The 5 top hospice deficiencies and how to avoid them

Hospice care facilities fulfill an essential role in society: to ensure our loved ones depart with grace and in comfort. In large part, an army of compassionate, supportive hospice leaders and staff members carry out this mission. But their efforts are only successful if the facilities where they work are well managed and comply with strict Medicare regulations put forth by the Centers for Medicare & Medicaid Services (CMS).

Part of the Department of Health and Human Services (HHS), CMS is a federal agency that establishes regulations and associated standards for healthcare providers; it also provides health coverage to more than 100 million people through Medicare, Medicaid, and other federal health programs.

Unfortunately, even top-rated hospice facilities can present deficiencies when state agencies or accrediting organizations survey (the industry term for inspect) them. CMS contracts with state survey agencies to conduct these surveys, typically when the hospice is seeking certification or when patients or their families have complained about the hospice. CMS-approved accreditation organizations may also conduct surveys.

The importance of hospice surveys

The purpose of a hospice survey is to assess whether a facility meets federal health and safety standards. A hospice will have a deficiency citation if it fails to meet a Medicare program requirement. Failure to meet these standards can negatively impact patient safety and care, not to mention reimbursement opportunities for hospice owners. Once these issues are identified, hospice owners have the opportunity to remedy them.

Meeting every Medicare program requirement isn’t easy. According to a 2019 report by the Office of Inspector General (OIG) for HHS, surveyors found at least one deficiency in more than 80 percent of hospices from 2012 to 2016, and 20 percent had at least one serious deficiency. The most common types included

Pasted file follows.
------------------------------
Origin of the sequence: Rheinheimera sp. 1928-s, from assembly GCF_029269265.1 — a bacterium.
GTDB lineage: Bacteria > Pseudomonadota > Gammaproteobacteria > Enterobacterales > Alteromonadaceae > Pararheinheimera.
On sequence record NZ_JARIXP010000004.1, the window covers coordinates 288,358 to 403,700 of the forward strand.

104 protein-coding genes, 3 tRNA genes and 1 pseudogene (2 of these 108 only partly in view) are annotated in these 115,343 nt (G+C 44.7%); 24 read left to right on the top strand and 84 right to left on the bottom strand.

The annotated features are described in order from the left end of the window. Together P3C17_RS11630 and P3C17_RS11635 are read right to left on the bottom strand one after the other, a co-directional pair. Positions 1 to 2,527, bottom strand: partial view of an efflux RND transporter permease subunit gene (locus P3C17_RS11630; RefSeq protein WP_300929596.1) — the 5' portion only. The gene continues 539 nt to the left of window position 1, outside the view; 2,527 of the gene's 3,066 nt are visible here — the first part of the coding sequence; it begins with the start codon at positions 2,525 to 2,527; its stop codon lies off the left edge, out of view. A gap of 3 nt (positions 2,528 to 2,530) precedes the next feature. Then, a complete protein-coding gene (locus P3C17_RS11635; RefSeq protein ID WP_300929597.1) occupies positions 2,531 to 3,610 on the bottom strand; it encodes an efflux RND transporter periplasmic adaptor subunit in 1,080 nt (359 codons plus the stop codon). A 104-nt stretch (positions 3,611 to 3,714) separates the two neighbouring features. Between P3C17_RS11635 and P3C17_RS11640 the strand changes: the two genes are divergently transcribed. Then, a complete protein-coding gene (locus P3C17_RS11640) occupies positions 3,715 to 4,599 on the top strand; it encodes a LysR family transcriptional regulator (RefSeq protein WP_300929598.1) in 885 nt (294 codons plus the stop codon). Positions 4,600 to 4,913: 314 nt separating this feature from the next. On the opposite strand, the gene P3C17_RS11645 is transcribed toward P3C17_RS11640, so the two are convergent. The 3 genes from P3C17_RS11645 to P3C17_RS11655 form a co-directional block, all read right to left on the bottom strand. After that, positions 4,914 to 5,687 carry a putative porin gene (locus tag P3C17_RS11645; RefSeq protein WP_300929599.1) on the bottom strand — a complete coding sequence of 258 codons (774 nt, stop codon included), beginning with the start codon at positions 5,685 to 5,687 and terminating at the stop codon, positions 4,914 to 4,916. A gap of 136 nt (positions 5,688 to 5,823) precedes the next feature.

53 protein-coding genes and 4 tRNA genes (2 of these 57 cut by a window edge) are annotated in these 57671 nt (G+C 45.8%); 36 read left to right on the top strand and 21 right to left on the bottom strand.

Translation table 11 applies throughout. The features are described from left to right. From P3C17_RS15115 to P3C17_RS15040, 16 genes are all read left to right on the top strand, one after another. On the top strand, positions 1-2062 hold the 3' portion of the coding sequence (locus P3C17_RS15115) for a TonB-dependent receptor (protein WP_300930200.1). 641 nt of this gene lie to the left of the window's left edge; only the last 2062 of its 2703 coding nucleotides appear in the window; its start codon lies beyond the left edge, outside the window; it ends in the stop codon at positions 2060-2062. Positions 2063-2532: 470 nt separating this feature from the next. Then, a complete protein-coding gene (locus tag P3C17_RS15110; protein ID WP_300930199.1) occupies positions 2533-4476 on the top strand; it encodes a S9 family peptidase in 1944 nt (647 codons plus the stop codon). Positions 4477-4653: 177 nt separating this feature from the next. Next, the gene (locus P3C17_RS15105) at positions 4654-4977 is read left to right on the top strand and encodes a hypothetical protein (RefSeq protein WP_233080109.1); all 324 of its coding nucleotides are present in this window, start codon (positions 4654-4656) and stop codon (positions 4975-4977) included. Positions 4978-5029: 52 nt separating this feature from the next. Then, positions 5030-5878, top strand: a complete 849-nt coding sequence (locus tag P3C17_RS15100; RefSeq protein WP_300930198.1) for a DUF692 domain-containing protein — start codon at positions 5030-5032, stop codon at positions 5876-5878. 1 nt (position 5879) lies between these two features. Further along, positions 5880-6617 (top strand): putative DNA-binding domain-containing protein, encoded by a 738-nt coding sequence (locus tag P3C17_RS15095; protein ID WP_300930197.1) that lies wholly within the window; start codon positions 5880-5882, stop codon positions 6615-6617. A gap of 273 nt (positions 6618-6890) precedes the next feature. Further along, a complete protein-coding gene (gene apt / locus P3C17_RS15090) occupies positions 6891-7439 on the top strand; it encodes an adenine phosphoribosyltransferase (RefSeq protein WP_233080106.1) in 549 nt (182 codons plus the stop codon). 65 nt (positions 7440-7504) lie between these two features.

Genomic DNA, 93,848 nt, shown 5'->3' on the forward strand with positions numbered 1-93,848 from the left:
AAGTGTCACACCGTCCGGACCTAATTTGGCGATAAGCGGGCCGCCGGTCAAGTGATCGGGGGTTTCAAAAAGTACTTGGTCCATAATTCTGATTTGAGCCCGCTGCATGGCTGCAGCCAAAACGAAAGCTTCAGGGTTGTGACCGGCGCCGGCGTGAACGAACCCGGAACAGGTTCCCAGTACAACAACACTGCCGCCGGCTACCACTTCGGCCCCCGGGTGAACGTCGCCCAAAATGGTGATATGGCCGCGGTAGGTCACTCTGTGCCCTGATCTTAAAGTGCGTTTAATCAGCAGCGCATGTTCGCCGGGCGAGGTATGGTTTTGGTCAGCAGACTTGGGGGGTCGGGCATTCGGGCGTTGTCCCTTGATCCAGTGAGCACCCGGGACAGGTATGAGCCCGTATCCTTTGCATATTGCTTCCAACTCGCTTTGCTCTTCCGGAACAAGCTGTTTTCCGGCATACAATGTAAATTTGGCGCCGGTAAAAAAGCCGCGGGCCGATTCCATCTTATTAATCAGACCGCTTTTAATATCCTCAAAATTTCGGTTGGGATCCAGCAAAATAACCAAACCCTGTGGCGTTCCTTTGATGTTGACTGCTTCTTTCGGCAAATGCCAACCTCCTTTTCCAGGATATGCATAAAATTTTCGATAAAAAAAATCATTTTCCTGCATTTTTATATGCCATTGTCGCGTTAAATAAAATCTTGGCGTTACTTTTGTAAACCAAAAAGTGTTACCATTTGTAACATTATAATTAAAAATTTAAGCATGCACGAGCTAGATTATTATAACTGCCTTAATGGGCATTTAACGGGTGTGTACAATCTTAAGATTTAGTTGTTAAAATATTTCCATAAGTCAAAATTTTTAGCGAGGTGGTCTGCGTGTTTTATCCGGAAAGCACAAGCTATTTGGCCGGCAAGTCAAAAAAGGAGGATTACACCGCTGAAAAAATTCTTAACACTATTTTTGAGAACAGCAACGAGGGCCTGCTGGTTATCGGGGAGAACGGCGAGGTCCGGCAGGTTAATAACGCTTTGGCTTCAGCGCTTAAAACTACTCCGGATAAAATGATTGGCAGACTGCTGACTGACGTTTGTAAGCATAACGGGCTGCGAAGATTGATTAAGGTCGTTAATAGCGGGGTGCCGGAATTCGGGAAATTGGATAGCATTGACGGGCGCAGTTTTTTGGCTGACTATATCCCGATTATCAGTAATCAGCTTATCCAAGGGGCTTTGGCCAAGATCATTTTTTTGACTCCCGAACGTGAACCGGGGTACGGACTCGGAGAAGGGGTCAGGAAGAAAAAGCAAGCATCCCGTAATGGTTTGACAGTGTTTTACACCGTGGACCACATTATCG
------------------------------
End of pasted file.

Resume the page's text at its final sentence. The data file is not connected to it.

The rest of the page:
• Poor care planning (59 percent)
  • Mismanagement of aid services (53 percent)
  • Inadequate assessments of beneficiaries (40 percent)

We go into more detail on the top hospice deficiencies from this report below and provide recommendations on how to avoid them.

5 top hospice deficiencies and how to avoid them

1. Failure to appropriately individualize care plans

According to 418.56 of the Code of Federal Regulations, patients must receive a written plan that specifies the care and services necessary to “meet the patient and family-specific needs identified in the comprehensive assessment as such needs relate to the terminal illness and related conditions.”

The OIG report indicates that many hospices failed to appropriately tailor care plans to individual patients. As an example, it notes how a patient with dysphagia — difficulty swallowing — at one hospice did not receive care that addressed this unique need.

To avoid this deficiency, your physicians and interdisciplinary groups (IDGs) need to be methodical in not only assessing patients but also documenting their distinct needs so that staff have a proper record of the care they should deliver.

2. Failure to provide services listed in a patient’s care plan

In some cases, even though a hospice properly individualized the care plan, it didn’t deliver all of the services in the plan. For example, the report notes how the care plan of one patient called for weekly nurse visits; however, the hospice didn’t provide nurse visits for two weeks in a row.